Despite this, it is best to keep your personal and professional Tweets separate if possible. For example, on my iphone I have both the Twitter app and the Hootsuite app. Not a fan of those apps? Pick and choose which Twitter apps you prefer for on-the-go. It’s great to do it this way so you can use one for work, and one for your own personal brand. I have definitely made the mistake of Tweeting on the wrong handle, and I find it easiest for me to keep things separate in order to avoid future “snafus” like Red Cross had.


2. Who has the keys?

Although the “younger” folks know how to use social media because they’ve been thrown into it at an earlier age…does that mean they know how to utilize it properly for business initiatives, strategies, and endeavors? Hopefully when making hiring decisions and “handing over keys” companies will not just hire on experience of use, but experience of business strategy and implementation. Unfortunately for Vodafone, they realized that after the fact. They had a junior employee handling their community and the young gentlemen foolishly posted a homophobic comment on the brand’s Twitter page. Immature? Yes. Inexperienced? Most definitely.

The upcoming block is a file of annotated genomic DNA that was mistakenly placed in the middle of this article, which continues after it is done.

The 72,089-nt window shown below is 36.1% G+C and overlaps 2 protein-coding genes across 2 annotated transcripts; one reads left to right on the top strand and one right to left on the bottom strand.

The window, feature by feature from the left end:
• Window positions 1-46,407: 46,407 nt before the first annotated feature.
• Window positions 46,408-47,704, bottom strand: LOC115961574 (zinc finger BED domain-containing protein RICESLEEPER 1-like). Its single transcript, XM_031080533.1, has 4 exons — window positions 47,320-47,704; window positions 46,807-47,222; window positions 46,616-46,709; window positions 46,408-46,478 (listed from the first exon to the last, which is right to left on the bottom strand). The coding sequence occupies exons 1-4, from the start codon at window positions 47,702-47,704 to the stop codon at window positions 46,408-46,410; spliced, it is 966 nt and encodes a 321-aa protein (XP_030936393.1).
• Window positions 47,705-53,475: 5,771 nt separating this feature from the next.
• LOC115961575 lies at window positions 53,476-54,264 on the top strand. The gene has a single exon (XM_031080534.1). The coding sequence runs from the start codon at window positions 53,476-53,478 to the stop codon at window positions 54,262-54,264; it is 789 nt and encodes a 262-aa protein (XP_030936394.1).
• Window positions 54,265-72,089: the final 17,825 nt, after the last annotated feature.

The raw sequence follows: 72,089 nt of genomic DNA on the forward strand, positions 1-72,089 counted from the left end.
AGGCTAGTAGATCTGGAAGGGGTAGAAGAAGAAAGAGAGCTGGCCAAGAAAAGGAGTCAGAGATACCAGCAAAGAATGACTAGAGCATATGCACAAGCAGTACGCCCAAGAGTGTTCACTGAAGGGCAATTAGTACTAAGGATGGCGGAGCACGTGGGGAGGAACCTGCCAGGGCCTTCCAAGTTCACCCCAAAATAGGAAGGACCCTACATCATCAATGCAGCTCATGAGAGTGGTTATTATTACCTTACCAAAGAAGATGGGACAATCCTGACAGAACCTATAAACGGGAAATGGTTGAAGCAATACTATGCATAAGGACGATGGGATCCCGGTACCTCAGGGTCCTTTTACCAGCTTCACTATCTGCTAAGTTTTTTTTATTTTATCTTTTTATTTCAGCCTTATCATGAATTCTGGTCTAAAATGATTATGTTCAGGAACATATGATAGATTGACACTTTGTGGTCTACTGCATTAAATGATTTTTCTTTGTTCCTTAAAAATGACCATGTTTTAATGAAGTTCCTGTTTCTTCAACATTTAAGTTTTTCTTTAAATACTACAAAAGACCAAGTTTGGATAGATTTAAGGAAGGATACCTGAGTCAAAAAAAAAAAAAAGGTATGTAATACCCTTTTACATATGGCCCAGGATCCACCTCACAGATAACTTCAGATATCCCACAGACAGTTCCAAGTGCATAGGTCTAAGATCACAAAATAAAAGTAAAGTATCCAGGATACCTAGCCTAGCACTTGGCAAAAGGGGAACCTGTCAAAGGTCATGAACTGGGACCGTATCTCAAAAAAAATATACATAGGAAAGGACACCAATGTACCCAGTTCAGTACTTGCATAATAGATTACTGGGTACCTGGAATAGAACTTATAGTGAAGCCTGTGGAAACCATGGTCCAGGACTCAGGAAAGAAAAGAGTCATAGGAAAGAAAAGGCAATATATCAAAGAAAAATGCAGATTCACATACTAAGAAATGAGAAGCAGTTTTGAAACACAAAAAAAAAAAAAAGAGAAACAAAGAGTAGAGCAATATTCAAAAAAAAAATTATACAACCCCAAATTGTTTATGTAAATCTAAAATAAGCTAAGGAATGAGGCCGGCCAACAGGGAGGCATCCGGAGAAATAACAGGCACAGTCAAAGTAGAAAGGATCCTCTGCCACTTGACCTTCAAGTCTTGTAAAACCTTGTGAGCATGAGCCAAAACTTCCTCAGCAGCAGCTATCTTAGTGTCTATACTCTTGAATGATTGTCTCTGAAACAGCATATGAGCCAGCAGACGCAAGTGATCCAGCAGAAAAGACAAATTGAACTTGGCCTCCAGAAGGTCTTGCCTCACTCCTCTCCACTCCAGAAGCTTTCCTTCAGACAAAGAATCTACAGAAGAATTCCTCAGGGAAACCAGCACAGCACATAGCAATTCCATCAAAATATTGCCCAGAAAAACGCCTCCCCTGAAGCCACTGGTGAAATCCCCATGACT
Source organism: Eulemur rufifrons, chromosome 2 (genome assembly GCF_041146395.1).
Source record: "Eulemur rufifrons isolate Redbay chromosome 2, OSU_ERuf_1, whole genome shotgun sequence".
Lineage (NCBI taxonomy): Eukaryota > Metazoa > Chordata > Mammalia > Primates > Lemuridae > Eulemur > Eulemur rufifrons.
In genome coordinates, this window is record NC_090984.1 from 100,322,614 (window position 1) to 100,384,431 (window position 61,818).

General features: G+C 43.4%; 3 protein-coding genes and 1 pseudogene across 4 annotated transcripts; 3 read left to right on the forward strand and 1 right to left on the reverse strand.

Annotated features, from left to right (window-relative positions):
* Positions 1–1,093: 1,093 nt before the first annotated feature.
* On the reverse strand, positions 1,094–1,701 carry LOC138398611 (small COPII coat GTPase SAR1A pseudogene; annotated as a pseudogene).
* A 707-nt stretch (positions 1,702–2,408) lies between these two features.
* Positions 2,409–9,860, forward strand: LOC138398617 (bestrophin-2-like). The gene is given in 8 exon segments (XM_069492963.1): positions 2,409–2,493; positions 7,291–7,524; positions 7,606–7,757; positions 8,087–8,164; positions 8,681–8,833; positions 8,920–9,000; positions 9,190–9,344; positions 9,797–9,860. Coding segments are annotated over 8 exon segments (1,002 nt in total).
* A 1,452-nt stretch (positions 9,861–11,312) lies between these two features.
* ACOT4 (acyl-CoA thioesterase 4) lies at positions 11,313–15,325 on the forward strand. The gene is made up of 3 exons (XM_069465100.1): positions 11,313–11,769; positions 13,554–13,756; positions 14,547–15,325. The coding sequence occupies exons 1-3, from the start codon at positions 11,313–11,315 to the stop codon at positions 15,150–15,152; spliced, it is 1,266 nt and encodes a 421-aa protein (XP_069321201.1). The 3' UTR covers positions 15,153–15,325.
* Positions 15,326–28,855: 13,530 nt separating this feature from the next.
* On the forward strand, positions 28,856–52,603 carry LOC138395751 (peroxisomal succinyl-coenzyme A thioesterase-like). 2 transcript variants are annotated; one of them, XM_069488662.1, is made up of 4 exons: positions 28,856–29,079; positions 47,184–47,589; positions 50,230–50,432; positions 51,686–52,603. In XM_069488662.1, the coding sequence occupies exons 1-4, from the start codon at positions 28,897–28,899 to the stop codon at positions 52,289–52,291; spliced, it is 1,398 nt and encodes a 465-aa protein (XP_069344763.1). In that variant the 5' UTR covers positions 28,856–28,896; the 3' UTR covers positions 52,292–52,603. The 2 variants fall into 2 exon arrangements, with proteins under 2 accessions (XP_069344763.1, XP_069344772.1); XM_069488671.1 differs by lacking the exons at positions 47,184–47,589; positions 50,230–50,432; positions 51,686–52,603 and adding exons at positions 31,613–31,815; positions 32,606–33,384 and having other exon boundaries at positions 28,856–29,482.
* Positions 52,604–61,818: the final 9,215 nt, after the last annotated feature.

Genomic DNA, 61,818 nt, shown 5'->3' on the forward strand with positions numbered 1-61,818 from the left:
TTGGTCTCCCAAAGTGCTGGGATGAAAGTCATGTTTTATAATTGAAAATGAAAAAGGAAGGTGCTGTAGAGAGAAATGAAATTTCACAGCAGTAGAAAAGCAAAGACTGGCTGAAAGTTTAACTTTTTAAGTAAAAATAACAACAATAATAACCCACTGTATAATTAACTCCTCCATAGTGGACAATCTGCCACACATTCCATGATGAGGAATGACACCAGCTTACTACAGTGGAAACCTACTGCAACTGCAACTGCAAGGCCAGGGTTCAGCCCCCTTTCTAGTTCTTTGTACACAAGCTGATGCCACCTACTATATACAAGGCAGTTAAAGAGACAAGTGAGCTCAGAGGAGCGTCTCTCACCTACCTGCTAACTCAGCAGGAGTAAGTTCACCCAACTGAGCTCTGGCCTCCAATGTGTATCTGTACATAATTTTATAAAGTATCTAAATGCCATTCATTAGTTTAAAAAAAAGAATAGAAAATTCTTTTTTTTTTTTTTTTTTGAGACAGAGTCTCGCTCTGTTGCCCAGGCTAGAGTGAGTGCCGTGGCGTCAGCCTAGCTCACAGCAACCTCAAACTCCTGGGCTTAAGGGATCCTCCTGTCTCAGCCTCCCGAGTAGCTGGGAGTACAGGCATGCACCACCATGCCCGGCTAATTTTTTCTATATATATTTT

Hand over the keys with care, folks — it’s just your brand’s reputation on the line.



Ever worry about making a “social media snafu?” That’s a good thing! Being concerned, alert, and watching what you do on your social media channels is better than posting away blindly and not having a “method to your madness.” Time and time again brands have made mistakes, and I will tell you now, it will happen to most of us. Whether it’s minor like a mistaken Tweet or larger like a contest gone wrong, we all make mistakes. But here are some “snafus” major brands have made (aka they’re human too) and you can learn from and hopefully avoid in the future.